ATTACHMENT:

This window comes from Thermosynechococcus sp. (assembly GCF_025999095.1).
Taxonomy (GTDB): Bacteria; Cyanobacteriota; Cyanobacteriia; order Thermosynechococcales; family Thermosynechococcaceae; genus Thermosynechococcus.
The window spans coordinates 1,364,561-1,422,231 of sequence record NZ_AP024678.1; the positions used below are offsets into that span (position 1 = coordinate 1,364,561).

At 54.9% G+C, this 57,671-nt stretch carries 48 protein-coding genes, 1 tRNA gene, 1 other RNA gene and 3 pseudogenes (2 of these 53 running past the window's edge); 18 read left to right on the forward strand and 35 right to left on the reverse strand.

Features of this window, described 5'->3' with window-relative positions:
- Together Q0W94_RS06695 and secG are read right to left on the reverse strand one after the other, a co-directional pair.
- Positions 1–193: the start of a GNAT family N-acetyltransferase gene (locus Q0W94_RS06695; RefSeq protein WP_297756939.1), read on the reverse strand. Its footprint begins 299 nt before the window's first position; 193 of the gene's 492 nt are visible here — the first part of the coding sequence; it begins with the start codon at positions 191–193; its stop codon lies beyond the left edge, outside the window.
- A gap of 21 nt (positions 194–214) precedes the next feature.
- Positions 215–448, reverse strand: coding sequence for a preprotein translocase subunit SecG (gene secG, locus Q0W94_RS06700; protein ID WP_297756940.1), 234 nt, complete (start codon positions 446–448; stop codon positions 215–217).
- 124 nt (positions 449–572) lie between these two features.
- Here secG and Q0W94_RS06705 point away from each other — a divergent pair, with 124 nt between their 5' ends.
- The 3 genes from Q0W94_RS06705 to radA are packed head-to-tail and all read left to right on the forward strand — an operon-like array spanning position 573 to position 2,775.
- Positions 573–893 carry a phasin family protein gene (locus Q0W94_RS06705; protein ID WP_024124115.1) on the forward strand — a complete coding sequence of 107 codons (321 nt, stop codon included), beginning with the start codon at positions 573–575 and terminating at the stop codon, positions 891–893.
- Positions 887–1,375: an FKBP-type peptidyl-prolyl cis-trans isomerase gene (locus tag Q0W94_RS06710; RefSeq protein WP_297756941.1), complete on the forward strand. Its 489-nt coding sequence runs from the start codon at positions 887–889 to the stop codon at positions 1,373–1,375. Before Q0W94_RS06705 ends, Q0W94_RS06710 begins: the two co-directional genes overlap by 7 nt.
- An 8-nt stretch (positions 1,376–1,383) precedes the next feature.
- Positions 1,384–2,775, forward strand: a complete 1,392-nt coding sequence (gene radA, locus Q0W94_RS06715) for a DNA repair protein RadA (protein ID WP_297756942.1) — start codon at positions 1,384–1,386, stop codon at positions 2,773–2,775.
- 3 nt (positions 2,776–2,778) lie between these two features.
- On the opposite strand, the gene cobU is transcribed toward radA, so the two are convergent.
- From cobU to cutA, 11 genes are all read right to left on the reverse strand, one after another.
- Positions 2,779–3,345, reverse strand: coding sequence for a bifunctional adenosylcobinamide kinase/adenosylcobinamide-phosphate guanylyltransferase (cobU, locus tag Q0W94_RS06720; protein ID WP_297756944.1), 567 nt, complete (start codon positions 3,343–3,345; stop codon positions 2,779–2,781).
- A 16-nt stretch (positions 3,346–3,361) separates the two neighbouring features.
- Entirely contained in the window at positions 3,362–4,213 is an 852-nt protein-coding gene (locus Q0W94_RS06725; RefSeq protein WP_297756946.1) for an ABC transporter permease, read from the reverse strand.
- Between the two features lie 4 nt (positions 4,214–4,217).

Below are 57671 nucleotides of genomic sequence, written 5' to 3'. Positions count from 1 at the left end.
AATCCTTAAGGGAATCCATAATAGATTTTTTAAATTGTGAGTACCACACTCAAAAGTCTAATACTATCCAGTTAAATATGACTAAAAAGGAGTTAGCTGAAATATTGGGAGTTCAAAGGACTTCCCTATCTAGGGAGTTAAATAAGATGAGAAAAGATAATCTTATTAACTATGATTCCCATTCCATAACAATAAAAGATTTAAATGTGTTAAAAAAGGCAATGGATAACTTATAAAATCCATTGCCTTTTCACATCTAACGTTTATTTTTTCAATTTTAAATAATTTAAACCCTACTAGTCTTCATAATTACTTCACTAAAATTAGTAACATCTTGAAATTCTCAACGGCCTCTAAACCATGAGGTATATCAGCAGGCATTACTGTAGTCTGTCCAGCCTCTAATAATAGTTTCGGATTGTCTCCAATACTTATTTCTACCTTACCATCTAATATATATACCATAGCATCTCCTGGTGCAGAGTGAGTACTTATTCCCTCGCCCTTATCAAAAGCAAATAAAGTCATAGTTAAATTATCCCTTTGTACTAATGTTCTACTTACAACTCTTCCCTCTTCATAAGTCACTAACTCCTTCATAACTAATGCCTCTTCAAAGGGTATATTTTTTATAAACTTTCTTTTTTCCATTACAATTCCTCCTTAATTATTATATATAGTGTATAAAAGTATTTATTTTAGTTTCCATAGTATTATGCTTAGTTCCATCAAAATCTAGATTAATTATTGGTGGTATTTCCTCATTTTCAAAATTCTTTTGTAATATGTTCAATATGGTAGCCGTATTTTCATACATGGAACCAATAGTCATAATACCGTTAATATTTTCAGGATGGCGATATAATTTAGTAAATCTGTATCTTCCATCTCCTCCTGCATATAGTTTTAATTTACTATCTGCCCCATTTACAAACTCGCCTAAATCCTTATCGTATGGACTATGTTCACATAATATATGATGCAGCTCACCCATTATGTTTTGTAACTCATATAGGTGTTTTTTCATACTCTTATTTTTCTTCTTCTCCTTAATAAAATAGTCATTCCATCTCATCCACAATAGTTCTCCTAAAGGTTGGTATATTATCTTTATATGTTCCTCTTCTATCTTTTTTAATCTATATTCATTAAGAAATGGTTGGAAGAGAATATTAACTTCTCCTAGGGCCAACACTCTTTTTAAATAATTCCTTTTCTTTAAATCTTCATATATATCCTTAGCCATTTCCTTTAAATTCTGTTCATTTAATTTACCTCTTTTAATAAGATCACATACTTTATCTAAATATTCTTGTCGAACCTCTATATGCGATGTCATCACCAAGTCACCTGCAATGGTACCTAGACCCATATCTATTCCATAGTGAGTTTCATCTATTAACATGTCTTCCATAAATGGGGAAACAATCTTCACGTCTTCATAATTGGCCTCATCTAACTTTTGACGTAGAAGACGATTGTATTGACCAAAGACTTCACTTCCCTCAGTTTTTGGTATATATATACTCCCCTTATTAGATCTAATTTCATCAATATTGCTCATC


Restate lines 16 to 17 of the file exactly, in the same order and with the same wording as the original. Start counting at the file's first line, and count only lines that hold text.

- Positions 1,384–2,775, forward strand: a complete 1,392-nt coding sequence (gene radA, locus Q0W94_RS06715) for a DNA repair protein RadA (protein ID WP_297756942.1) — start codon at positions 1,384–1,386, stop codon at positions 2,773–2,775.
- 3 nt (positions 2,776–2,778) lie between these two features.